The Museum of Flight has announced the opening of a new traveling exhibition, The Walt Disney Studios and World War II, a retrospective of The Walt Disney Studios’ extensive contributions to the Allies’ World War II effort. Curated by World War II historian Kent Ramsey and the Walt Disney Family Museum in San Francisco, this immersive exhibition will be on view in the William E. Boeing Red Barn®.
When Walt Disney received the request to use the Disney studio lot in Burbank, California as an Army anti-aircraft base after the bombing of Pearl Harbor in 1941, he and his staff pledged to support the war effort without hesitation—and without profit. This original exhibition illustrates how The Walt Disney Studios devoted over 90% of its wartime output to producing training, propaganda, entertainment and public-service films, publicity and print campaigns, and over 1,200 insignia. The studio also deployed a group of talented artists, including Walt Disney himself, to Latin America on a Goodwill Tour.
During this unique period in animation history, The Walt Disney Studios functioned as a morale-builder for both the civilian public and deployed Allied troops. Walt knew that cartoons would provide a direct yet amusing way to communicate with the American people about war-related issues and anxieties. Disney characters appeared in short films and military insignia, advertisements, magazines and stamp books. Government posters promoting tax payment, food recycling, rationing, war bond sales and farm production also used Disney cartoon personalities. The exhibition includes 550 examples of these rare historical objects and film clips.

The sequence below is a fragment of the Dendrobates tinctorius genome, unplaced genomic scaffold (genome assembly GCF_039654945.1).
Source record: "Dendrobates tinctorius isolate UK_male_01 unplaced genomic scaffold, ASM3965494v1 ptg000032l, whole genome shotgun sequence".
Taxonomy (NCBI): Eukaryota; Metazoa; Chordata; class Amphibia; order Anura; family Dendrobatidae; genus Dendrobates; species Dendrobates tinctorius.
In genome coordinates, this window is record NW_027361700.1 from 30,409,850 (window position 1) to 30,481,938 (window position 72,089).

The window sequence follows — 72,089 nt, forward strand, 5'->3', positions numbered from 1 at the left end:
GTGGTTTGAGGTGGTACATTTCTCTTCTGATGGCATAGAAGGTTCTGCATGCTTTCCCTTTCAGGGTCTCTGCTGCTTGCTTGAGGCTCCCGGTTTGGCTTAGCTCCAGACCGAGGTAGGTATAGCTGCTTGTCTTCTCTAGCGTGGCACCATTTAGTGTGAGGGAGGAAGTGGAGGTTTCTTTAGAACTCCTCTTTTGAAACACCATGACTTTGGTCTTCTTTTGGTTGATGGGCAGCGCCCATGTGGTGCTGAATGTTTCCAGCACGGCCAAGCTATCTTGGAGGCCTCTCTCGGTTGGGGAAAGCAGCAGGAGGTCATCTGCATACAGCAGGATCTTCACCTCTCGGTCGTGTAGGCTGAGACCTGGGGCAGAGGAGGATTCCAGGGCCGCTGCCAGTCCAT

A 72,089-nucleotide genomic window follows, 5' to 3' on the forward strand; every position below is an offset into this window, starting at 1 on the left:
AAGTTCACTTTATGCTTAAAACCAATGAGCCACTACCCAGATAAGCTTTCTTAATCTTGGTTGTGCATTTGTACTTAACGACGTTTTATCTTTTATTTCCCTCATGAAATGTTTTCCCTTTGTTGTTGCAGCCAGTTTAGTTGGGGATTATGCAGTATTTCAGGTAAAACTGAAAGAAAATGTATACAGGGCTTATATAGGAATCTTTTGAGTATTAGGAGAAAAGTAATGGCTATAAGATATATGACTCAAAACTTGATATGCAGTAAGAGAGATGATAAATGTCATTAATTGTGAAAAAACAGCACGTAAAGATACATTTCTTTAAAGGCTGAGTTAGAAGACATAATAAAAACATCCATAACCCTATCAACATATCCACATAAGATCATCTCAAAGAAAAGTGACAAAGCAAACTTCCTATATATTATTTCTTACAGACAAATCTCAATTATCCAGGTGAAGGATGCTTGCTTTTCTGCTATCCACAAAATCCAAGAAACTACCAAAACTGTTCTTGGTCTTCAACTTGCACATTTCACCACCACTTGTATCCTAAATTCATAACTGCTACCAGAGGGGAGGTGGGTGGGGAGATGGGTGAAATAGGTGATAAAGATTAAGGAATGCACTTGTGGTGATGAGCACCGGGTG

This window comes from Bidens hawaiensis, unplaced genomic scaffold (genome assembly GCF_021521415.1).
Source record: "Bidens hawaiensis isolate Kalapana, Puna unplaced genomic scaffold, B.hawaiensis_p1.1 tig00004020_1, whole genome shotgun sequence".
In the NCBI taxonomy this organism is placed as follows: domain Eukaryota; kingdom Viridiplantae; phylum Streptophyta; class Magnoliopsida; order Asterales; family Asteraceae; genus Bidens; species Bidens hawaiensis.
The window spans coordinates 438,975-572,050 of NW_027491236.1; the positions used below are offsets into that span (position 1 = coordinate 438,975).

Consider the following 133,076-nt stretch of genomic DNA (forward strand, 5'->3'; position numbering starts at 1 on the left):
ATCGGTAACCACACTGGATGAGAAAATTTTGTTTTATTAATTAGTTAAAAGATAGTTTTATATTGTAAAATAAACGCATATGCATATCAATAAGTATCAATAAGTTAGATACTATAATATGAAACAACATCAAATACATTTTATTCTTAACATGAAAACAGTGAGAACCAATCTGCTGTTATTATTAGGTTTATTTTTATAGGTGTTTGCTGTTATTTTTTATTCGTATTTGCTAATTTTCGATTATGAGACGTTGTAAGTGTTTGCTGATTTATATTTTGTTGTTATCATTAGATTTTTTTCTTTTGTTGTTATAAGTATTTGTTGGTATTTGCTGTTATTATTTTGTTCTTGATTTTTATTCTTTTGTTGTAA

Based on our research, it is believed that the first military outfit to adopt a Walt Disney character as a mascot was Naval Air Station Atlanta. The document below shows just that. Donald Duck was created in 1934, on September 3, 1941, he became the official mascot of NARB Atlanta. The symbol of the base appeared in buildings, aircraft, and even in the station’s magazine “Wing Tips.” In 1942, Walt Disney himself wrote to the editor of the magazine a note that read, “Donald and I are awfully proud of this chance to say “hello” to our good friends, the Wint Tips readers.” In 1959 NAS Atlanta moved to Dobbins AFB and Donald returned to civilian life. At 11:00 am today I will be giving a tour of PDK’s NAS ATLANTA buildings to the Atlanta Preservation Center’s members. If interested meet me in the airport’s lobby.
A new insignia was designed exclusively for The Museum of Flight’s display of the exhibition by Mike Gabriel and The Museum of Flight. It features Donald Duck dressed as a pilot holding onto the wings of a B-17 while soaring over the Pacific Northwest. B-17 Flying Fortresses were built at The Boeing Company plant in Seattle, Washington.
Exhibition opens Saturday, July 9, 2022.
FREE with Museum admission.